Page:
“Perfume decorates the day. It makes you feel as if the colours of the air have changed. It’s a substitute for having an orchestra following you playing the theme song of your choice,” says Tania Sanchez, who has written extensively about the subject. Elsa Krüger elaborates.
Do you remember your first real fragrance? I bet you do. For me, at the age of 19, it was Lanvin Arpège and it established a life-long preference for floral fragrances. Later, in my mature years, I discovered oud. It was love at first sniff.
Fragrance is the only sector of the beauty industry that grew during the pandemic. Now valued at more than £40 billion, the global perfume market is expected to rise to £62 billion in the coming years. And why not? There’s no denying the feel-good factor of fragrance. “As the world becomes more complicated, fragrance will become more important,” says Dora Baghriche, a perfumer at the fragrance house behind scents for brands like Armani and Dolce & Gabbana.
Of several trends in new perfumes, one stands out: simplicity. As Vogue suggests, “Maybe we’ll simply choose fragrances that make us forget about the politics of the present, for a mood that’s fresh and optimistic.”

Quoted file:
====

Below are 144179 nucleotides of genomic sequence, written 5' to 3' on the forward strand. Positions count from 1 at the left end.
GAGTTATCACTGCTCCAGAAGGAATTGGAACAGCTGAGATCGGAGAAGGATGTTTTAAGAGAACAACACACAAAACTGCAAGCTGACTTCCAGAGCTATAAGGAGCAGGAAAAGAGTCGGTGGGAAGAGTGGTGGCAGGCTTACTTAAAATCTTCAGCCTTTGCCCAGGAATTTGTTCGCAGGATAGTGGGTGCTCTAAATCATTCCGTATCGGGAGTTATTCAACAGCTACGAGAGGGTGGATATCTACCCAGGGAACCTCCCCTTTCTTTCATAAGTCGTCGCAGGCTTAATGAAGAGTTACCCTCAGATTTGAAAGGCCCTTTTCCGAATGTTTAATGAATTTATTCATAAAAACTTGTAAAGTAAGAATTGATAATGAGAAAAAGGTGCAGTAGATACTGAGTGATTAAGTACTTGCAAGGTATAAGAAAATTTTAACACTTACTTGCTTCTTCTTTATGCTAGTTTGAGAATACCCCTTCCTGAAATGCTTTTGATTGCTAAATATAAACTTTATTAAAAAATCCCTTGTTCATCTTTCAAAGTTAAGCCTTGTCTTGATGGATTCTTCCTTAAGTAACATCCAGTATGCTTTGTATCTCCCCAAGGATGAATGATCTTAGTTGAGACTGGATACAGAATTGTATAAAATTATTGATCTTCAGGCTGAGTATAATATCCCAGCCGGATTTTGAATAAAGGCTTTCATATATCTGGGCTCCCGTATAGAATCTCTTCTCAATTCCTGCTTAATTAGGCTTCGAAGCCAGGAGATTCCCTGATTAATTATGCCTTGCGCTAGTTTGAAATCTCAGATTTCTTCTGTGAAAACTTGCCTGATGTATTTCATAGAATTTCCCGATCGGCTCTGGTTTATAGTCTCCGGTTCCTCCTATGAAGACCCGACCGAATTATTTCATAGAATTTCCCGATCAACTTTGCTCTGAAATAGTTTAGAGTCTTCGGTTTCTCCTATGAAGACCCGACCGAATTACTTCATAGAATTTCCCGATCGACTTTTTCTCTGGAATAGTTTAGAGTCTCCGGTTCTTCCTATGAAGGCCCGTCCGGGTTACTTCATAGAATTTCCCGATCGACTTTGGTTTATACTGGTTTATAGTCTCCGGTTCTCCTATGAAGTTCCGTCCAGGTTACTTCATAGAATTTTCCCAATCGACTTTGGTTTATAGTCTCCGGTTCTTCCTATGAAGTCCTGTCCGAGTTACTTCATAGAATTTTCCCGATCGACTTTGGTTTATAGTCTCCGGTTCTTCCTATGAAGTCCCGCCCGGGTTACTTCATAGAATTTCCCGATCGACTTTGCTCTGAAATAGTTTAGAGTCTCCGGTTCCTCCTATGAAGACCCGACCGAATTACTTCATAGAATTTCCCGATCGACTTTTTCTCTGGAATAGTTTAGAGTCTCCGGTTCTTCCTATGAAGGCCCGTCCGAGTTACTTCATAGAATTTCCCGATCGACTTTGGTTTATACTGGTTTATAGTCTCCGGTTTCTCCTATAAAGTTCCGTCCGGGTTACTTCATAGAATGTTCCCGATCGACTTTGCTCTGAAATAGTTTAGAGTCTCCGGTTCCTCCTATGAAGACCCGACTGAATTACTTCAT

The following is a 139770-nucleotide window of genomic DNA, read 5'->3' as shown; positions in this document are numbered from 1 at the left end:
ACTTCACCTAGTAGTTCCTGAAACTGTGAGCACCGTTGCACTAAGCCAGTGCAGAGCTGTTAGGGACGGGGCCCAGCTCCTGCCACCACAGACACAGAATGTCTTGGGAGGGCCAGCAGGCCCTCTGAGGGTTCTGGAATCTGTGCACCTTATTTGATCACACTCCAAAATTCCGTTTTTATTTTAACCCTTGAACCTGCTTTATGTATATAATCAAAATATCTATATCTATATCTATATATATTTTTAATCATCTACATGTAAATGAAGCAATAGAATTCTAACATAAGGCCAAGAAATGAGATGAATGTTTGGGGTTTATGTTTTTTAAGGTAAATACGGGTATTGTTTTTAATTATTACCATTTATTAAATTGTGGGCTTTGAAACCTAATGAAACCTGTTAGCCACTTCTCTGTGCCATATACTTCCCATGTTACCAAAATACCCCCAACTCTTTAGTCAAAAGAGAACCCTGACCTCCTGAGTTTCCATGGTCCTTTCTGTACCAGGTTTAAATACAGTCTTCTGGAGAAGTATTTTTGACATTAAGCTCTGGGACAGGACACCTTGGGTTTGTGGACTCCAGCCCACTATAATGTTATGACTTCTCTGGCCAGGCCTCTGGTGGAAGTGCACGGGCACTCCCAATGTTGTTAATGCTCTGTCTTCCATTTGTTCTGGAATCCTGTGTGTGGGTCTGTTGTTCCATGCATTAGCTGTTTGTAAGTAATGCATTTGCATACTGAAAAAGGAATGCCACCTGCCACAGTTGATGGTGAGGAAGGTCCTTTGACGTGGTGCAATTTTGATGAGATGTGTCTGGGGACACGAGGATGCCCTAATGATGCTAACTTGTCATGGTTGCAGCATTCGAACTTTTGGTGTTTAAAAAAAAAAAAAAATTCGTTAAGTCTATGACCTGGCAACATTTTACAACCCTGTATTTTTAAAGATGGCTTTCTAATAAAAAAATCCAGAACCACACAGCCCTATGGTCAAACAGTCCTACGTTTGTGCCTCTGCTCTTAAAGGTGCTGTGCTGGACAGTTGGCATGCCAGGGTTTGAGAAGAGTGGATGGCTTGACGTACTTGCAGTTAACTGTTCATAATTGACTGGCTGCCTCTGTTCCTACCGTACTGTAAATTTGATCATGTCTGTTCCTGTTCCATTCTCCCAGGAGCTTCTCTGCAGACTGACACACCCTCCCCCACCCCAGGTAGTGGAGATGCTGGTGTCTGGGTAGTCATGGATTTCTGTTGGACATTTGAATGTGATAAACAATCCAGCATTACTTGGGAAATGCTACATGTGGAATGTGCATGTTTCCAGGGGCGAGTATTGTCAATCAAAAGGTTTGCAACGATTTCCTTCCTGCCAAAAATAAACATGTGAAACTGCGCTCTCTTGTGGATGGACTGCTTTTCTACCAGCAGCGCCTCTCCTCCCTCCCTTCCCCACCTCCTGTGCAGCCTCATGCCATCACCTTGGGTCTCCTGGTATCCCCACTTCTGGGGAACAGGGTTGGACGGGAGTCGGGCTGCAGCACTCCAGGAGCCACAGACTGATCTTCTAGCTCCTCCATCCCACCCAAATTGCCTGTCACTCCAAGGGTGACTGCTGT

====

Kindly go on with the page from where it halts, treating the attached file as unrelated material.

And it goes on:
Following on from this, ‘scentimalism’ (perfumes comprising single ingredients) has become a serious fashion statement in a world hankering after simple, uncomplicated and uncluttered lifestyles. This goes hand in hand with the existing trend for unisex fragrances. You like it, you wear it. Nothing wrong with notes of fresh rose or violets in a men’s fragrance or sultry tobacco and leather in one for women. Examples are Sisley eaux de toilette 1 (water jasmine), 2 (water iris) and 3 (osmanthus). Ted Lapidus Stories eau de toilette collection follows the same pattern.
Escapism is another big theme in new fragrance collections that take us to exotic and faraway places, evoking the feel, scent and spirit of dream destinations. Les Grands Crus de Berdoues, Tom Ford, Chanel, Armani and Yves Saint Laurent have all created collections that celebrate journeys and memories of places and experiences. The Les Eaux de Chanel collection, for example, is inspired by the places that were significant to Gabrielle Chanel during her lifetime, while Sisley’s eau de toilette range also focuses on experiences and places.